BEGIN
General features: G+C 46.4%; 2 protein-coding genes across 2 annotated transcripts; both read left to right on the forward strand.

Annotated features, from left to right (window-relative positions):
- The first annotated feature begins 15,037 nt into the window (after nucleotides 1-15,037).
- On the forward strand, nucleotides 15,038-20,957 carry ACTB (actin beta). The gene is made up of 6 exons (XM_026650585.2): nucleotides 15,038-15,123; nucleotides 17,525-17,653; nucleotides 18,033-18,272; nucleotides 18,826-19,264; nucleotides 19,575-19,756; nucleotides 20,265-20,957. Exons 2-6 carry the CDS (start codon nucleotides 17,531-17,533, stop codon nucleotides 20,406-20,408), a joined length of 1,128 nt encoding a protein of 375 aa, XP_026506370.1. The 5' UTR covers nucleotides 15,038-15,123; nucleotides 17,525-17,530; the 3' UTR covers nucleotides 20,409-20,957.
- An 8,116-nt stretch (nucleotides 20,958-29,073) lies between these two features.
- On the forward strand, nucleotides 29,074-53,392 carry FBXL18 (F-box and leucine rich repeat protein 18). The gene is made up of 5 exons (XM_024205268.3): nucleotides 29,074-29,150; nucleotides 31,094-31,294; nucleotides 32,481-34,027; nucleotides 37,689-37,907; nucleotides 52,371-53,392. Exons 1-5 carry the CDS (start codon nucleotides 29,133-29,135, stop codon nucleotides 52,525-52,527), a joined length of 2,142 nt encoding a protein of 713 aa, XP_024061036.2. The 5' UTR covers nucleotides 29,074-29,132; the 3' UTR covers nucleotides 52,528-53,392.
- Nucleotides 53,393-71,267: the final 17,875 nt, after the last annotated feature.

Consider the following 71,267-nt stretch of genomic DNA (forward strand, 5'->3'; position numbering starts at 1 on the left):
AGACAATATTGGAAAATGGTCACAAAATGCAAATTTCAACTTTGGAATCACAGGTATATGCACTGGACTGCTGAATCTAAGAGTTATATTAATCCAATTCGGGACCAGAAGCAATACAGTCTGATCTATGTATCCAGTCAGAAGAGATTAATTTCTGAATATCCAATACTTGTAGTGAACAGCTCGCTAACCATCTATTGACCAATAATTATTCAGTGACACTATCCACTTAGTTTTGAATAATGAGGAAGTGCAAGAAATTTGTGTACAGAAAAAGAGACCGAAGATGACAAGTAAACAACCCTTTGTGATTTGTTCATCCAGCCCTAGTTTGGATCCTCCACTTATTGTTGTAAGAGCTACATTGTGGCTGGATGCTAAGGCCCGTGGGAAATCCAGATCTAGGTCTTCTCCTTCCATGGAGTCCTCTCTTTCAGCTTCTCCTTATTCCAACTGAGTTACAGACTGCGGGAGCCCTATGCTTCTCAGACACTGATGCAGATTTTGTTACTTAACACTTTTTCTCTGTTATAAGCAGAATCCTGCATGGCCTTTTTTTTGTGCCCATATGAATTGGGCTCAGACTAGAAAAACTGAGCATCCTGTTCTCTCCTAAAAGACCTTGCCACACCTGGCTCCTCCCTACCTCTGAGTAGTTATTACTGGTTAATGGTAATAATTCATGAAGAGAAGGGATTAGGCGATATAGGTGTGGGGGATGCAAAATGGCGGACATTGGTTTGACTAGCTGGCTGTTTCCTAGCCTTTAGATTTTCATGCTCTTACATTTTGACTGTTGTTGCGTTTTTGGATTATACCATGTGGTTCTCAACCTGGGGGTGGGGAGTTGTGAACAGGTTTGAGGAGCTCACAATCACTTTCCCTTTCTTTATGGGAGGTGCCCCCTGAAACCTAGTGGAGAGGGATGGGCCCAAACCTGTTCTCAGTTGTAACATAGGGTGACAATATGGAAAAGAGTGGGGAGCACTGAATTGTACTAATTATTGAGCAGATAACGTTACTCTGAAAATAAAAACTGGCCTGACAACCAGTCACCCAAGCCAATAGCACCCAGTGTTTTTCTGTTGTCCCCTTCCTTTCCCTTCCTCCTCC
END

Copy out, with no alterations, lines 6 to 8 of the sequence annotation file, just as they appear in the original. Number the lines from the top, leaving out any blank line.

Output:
- On the forward strand, nucleotides 29,074-53,392 carry FBXL18 (F-box and leucine rich repeat protein 18). The gene is made up of 5 exons (XM_024205268.3): nucleotides 29,074-29,150; nucleotides 31,094-31,294; nucleotides 32,481-34,027; nucleotides 37,689-37,907; nucleotides 52,371-53,392. Exons 1-5 carry the CDS (start codon nucleotides 29,133-29,135, stop codon nucleotides 52,525-52,527), a joined length of 2,142 nt encoding a protein of 713 aa, XP_024061036.2. The 5' UTR covers nucleotides 29,074-29,132; the 3' UTR covers nucleotides 52,528-53,392.
- Nucleotides 53,393-71,267: the final 17,875 nt, after the last annotated feature.

Consider the following 71,267-nt stretch of genomic DNA (forward strand, 5'->3'; position numbering starts at 1 on the left):